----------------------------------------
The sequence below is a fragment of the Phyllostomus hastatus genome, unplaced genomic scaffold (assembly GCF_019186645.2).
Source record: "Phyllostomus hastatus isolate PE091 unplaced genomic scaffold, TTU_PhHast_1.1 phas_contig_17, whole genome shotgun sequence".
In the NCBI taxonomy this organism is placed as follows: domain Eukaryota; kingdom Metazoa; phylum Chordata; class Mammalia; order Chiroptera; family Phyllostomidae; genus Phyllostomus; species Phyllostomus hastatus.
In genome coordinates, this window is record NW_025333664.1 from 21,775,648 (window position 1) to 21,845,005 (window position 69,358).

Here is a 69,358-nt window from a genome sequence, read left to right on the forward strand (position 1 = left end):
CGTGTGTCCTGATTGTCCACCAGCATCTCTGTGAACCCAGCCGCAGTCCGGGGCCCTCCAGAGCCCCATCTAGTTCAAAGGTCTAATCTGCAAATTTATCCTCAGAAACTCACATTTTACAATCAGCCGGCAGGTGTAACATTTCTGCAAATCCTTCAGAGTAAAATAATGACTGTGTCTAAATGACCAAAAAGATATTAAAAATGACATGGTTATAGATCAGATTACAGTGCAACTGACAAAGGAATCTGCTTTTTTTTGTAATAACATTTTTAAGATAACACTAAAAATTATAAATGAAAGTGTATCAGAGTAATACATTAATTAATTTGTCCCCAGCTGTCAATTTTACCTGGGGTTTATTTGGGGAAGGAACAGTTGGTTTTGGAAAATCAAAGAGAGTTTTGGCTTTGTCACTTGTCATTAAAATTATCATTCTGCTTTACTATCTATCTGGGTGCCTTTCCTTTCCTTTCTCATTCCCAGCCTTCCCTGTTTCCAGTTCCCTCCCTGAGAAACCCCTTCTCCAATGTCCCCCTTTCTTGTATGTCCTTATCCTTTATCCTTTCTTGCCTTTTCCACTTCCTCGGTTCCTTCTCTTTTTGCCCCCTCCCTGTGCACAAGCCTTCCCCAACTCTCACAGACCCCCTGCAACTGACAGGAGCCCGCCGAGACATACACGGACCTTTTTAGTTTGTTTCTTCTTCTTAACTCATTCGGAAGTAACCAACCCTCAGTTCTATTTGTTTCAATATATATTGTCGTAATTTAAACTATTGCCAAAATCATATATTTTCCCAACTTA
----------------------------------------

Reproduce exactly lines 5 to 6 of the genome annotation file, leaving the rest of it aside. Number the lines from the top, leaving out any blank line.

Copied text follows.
Here is a 69,358-nt window from a genome sequence, read left to right on the forward strand (position 1 = left end):
CGTGTGTCCTGATTGTCCACCAGCATCTCTGTGAACCCAGCCGCAGTCCGGGGCCCTCCAGAGCCCCATCTAGTTCAAAGGTCTAATCTGCAAATTTATCCTCAGAAACTCACATTTTACAATCAGCCGGCAGGTGTAACATTTCTGCAAATCCTTCAGAGTAAAATAATGACTGTGTCTAAATGACCAAAAAGATATTAAAAATGACATGGTTATAGATCAGATTACAGTGCAACTGACAAAGGAATCTGCTTTTTTTTGTAATAACATTTTTAAGATAACACTAAAAATTATAAATGAAAGTGTATCAGAGTAATACATTAATTAATTTGTCCCCAGCTGTCAATTTTACCTGGGGTTTATTTGGGGAAGGAACAGTTGGTTTTGGAAAATCAAAGAGAGTTTTGGCTTTGTCACTTGTCATTAAAATTATCATTCTGCTTTACTATCTATCTGGGTGCCTTTCCTTTCCTTTCTCATTCCCAGCCTTCCCTGTTTCCAGTTCCCTCCCTGAGAAACCCCTTCTCCAATGTCCCCCTTTCTTGTATGTCCTTATCCTTTATCCTTTCTTGCCTTTTCCACTTCCTCGGTTCCTTCTCTTTTTGCCCCCTCCCTGTGCACAAGCCTTCCCCAACTCTCACAGACCCCCTGCAACTGACAGGAGCCCGCCGAGACATACACGGACCTTTTTAGTTTGTTTCTTCTTCTTAACTCATTCGGAAGTAACCAACCCTCAGTTCTATTTGTTTCAATATATATTGTCGTAATTTAAACTATTGCCAAAATCATATATTTTCCCAACTTA